As someone who is highly critical of American foreign policy, Memorial Day is always awkward for me. On the one hand, I strongly oppose America’s historical and current use of the military to further its own imperialistic goals. On the other hand, I refuse to lose sight of the courage, commitment, and fundamental humanity of anyone who is struggling for what they believe to be freedom, justice, and democracy.
To reconcile those two feelings, I have decided to follow the African American tradition of baptizing problematic American cultural practices into the rich and deep waters of Africa. With this in mind, I now use Memorial Day as an opportunity to send love and respect to all of the “soliders” that we’ve lost in the field, military and otherwise.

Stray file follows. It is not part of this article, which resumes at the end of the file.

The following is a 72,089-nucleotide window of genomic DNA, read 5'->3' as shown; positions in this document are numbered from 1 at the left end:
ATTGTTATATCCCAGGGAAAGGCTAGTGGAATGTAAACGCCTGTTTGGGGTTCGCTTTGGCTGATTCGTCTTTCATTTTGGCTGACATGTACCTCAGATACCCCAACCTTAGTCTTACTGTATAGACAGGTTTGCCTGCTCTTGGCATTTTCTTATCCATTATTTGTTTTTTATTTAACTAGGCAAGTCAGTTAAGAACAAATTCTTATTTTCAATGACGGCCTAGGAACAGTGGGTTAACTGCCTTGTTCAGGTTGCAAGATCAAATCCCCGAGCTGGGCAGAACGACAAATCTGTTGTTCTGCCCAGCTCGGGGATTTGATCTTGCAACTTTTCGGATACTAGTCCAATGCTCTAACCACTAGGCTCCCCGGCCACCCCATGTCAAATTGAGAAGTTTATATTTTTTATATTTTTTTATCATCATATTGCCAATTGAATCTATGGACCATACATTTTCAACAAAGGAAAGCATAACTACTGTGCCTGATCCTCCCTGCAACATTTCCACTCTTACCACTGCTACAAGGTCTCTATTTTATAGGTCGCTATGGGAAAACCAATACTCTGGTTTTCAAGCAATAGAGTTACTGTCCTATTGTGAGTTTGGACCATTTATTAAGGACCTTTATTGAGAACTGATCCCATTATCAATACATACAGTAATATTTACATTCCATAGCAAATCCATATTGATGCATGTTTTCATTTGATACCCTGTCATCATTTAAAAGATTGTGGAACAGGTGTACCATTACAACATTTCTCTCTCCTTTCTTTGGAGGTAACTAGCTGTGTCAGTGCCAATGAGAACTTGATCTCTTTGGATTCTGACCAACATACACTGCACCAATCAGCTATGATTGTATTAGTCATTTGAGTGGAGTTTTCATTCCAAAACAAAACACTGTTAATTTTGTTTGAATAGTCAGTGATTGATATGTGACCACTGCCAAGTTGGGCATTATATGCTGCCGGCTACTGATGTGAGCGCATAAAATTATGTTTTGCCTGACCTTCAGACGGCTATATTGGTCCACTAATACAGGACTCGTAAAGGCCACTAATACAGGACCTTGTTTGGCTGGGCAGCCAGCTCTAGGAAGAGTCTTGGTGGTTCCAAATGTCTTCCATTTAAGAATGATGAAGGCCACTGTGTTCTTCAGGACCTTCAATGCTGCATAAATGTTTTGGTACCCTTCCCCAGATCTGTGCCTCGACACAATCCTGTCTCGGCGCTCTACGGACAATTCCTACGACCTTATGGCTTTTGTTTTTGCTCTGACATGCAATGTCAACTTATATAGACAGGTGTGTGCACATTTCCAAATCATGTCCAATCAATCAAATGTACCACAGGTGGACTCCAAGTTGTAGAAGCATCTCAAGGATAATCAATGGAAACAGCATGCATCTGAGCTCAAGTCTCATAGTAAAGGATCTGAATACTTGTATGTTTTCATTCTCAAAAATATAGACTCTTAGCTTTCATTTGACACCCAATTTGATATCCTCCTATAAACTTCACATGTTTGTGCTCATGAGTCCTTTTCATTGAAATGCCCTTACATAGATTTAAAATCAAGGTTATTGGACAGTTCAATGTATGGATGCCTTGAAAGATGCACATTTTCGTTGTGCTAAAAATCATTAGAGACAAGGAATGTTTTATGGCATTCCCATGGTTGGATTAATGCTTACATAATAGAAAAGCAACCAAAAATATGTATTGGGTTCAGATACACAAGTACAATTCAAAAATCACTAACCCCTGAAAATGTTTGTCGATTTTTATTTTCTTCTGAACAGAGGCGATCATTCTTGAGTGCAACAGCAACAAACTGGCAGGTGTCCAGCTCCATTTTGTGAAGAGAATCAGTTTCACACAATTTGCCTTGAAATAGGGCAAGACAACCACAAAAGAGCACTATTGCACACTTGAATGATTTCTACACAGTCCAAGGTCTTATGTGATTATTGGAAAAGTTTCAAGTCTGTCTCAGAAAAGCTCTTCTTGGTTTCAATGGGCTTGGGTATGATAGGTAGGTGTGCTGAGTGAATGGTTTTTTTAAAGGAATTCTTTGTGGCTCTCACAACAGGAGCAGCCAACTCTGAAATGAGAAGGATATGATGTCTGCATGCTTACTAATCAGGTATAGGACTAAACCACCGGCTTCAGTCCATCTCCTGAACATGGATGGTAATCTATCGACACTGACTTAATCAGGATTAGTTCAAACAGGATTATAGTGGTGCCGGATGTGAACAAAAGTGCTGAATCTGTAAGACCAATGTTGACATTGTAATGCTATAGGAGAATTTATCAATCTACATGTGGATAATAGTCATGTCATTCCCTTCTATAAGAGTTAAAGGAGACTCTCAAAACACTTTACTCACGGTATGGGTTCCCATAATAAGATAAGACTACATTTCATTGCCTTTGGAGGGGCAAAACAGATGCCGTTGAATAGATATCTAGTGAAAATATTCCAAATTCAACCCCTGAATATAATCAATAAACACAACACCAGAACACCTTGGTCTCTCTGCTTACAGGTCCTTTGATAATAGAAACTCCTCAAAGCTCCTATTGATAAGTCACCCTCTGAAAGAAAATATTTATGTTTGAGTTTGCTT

Particularly, I use this day to honor the memories of everyone who has been a casualty of American imperialism, including political prisoners, victims of the African holocaust, Native Americans, people of color throughout the world, and all of the other noble ancestors on whose sturdy shoulders we stand.
I am eternally indebted to all of them and vow to try my best to vindicate their spirits.